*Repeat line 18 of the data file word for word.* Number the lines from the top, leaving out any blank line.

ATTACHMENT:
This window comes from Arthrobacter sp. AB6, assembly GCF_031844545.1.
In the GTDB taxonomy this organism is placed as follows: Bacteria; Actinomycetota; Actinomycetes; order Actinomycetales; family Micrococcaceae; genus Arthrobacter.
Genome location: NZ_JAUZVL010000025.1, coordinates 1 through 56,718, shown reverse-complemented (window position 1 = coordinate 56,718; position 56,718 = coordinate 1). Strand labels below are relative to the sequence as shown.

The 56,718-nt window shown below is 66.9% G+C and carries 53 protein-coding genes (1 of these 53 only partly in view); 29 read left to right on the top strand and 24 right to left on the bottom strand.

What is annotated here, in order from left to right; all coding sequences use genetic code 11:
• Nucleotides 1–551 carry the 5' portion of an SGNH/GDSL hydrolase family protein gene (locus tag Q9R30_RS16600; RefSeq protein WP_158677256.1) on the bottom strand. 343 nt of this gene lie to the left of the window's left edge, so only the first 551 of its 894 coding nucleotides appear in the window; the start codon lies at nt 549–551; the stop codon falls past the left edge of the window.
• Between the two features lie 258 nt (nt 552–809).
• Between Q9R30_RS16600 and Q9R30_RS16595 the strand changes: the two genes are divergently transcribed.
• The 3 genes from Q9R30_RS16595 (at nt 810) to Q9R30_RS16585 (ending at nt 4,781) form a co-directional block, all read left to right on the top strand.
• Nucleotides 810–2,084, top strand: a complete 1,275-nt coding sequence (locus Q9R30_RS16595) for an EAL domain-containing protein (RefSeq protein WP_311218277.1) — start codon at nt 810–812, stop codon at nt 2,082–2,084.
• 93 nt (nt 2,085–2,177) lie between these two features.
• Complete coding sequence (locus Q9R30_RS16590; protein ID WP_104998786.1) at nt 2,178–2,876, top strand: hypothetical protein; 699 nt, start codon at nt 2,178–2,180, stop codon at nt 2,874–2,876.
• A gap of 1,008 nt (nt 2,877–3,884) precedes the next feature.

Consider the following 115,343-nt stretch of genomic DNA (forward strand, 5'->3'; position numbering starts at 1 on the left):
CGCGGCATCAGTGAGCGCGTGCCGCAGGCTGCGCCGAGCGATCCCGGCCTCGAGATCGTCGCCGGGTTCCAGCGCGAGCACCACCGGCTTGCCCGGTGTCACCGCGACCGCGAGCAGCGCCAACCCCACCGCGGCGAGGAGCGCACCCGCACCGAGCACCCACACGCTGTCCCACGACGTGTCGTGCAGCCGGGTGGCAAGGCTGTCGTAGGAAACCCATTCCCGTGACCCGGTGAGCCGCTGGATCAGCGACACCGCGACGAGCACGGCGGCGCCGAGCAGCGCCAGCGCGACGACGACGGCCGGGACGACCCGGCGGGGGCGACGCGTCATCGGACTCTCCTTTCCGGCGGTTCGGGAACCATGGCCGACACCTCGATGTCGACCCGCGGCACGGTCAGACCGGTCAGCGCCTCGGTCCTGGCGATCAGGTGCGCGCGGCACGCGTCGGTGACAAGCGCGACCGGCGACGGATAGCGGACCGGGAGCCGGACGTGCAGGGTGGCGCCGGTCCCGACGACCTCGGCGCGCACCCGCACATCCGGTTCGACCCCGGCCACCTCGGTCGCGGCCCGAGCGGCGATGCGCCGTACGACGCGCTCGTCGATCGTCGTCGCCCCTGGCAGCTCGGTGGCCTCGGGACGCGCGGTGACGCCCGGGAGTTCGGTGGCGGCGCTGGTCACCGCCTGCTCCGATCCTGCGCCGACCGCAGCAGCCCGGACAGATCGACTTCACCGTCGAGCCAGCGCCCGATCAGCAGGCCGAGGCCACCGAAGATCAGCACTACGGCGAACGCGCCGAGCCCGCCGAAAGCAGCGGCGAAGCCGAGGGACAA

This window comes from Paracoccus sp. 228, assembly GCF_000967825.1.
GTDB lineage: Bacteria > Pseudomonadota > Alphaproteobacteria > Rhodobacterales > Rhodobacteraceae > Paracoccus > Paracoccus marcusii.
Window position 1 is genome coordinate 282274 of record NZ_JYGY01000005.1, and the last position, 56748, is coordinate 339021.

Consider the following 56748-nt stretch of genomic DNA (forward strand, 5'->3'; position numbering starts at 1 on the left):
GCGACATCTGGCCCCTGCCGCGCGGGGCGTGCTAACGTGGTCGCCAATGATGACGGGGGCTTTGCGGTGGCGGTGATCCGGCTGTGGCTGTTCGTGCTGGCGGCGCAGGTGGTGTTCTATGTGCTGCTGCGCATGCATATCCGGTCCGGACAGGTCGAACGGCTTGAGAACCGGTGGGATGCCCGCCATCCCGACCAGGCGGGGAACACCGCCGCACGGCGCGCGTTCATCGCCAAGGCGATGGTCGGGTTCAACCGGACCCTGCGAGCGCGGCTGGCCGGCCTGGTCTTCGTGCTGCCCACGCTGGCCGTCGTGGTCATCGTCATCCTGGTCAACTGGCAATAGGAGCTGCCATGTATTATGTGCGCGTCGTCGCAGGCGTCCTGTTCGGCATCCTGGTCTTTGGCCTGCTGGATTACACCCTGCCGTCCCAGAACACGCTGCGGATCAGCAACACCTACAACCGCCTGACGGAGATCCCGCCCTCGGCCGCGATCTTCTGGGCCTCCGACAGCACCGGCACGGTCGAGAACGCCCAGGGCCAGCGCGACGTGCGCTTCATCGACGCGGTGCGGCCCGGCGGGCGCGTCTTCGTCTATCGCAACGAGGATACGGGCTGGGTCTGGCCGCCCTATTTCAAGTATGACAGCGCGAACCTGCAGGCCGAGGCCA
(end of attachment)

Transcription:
Window position 1 is genome coordinate 282274 of record NZ_JYGY01000005.1, and the last position, 56748, is coordinate 339021.